Typically, it starts with a three- to four-day period of fasting in which you forgo food entirely (hangry much?) or cut out all carbs, which will kick your body into a state of ketosis, where your body starts burning fat instead of carbs. “Your brain’s preferred food is glucose, so when there’s not enough [in your body], that triggers the production of ketone bodies from fat as a kind of backup fuel,” says Heller. In other words, the idea is that instead of using carbs for energy, your body starts burning fat for fuel. After that, dieters eat a high-fat diet, getting about 75 percent of their calories from fatty foods, 20 percent from protein, and the rest from the occasional carb.
Kicking your body into a state where it exclusively burns fat promises dieters a rapid, significant reduction of fat.
According to the long-term evidence, taking low-carb eating to the extreme isn’t part of maintaining a healthy weight over time. Participants with type 2 diabetes who tried the low-carb lifestyle for a two-year period initially showed improvements in health—reduced weight and improved glycemic control, according to a 2012 study published in the journal Diabetologia. But compliance with the diet dropped off after six months—and so did the weight change, which the authors thought was likely because the restrictions were too hard to stick to in the long run. “I would never propose that someone go on this and stay on this,” says Tammy Ostroski, doctor of nursing and manager of the health clinic at Arizona State University.
Like with paleo, cutting out carbs to the extreme also means unnecessarily cutting healthful foods like fruits, veggies, and whole grains. And the risks associated with taking in high amounts of saturated fat are there too, just like with paleo.
The idea behind the “If It Fits Your Macros” diet is pretty simple: You can eat whatever you want as long as you get the right balance of macronutrients (carbs, protein, and fat) and hit your daily calorie allotment. Typically, recommendations are around 40–50 percent of calories from complex carbs, 30–40 percent of calories from protein, and the rest from healthy fats.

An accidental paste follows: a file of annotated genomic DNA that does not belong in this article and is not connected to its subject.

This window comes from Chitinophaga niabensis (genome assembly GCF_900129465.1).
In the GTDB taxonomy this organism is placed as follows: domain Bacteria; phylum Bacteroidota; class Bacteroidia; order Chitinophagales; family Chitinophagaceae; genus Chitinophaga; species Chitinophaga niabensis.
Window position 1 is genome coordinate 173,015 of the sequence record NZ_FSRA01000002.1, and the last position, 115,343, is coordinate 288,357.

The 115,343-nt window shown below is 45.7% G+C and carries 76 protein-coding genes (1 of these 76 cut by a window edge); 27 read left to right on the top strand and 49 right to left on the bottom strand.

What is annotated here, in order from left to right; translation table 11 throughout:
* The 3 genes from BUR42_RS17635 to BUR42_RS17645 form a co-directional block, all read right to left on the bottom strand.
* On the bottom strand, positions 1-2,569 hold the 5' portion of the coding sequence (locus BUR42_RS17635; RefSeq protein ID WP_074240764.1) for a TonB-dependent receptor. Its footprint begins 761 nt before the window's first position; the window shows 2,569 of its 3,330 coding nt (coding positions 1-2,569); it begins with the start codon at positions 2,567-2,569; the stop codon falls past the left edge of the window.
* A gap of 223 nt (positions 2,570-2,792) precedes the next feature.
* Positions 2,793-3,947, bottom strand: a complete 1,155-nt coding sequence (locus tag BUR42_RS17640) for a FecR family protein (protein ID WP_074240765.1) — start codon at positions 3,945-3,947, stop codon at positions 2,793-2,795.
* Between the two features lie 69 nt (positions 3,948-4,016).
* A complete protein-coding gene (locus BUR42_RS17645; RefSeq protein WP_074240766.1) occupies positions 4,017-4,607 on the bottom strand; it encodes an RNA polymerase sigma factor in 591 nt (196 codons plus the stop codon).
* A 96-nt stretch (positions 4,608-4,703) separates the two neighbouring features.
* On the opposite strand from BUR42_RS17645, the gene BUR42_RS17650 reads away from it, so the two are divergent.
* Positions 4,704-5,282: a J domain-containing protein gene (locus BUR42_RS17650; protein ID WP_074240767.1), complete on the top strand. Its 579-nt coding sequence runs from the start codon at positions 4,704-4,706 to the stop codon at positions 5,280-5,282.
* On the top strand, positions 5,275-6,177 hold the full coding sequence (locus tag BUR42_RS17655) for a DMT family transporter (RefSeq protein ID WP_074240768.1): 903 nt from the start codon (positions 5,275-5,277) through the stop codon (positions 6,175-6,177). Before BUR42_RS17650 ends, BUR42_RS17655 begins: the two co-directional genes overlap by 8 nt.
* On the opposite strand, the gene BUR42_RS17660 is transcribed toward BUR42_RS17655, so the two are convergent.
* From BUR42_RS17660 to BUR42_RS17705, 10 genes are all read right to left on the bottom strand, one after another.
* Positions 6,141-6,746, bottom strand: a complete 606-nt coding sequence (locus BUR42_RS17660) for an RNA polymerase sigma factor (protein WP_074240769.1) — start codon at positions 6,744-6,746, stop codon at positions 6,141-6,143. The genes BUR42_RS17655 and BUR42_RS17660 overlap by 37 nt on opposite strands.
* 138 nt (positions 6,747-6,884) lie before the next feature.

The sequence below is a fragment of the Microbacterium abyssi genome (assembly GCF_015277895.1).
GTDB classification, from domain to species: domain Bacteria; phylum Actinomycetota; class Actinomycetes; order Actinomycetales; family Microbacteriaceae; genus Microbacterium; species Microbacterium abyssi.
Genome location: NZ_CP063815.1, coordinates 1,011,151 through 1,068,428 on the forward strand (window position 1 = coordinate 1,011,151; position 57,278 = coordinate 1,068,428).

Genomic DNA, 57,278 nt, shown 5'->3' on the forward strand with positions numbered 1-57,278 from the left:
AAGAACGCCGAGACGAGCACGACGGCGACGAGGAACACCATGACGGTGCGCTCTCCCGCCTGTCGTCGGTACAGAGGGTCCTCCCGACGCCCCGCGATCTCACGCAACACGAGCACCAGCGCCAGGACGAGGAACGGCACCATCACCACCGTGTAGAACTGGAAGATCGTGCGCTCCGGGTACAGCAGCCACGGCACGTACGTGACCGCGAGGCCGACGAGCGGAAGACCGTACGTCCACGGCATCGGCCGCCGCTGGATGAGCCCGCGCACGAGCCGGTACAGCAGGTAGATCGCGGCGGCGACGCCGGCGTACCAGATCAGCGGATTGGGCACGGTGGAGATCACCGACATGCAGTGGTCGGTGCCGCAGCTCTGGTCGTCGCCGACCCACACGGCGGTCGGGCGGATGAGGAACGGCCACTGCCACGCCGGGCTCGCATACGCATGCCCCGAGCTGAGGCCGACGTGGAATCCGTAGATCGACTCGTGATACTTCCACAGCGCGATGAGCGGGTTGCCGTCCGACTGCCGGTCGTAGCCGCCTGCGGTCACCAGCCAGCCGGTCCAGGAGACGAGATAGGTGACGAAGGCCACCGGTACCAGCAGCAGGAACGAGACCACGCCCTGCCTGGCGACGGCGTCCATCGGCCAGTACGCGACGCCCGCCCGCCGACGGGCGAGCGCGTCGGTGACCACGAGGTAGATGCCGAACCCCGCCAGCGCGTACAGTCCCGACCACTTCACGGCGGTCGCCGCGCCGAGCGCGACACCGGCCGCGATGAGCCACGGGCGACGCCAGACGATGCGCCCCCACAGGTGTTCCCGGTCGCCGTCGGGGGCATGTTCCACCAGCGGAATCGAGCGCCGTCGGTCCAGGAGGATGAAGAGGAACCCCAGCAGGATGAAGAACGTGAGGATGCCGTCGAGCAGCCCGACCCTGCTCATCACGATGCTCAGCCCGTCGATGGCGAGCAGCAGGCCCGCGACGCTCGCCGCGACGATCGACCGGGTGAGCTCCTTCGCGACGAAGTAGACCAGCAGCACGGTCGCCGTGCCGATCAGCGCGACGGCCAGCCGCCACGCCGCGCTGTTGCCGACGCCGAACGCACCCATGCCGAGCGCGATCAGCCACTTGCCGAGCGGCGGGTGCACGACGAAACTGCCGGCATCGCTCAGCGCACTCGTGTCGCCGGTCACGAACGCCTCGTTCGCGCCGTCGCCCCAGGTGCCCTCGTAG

This diet plan claims to work with your goals (either losing weight, gaining muscle, or both) without ruling out any specific foods—in other words, you can still eat the pasta and pizza as long as it fits within your macro goals.
“Where macros go wrong is that there’s a weird emphasis on manipulating calories,” says Heller. This diet requires you to track everything you eat and drink throughout the day, count calories from each nutrient, and measure and weigh all your food. Phew. “For many people, this level of detail and tracking isn’t sustainable and doesn’t work long term,” says Alissa Rumsey, registered dietitian and public relations coordinator for the New York State Academy of Nutrition and Dietetics. “Some people run the risk of developing disordered eating behaviors from being hyper-focused on counting nutrients and measuring food all the time.”
Because you have to stay on top of measuring and counting, that often means bringing your own precooked and measured food when you go out to dinner with friends or have snacks with your study group. Not exactly fun (or sustainable).
Finally, the lack of emphasis on which foods you can and can’t eat can also be detrimental to your health. “Many people who count macros use a numbers-only approach at the expense of nutrition,” says Rumsey. “For example, you can get 40 grams of carbs in the form of a cup of quinoa, or you could get it from 16 Sour Patch Kids. While you’ll ‘hit your macros’ either way, each will have a very different effect on your insulin response, satiety, and energy level.”
Counting your calories is one of the oldest and most persistent diet trends around. The premise is super simple: What you eat doesn’t matter as long as you restrict your total calorie intake.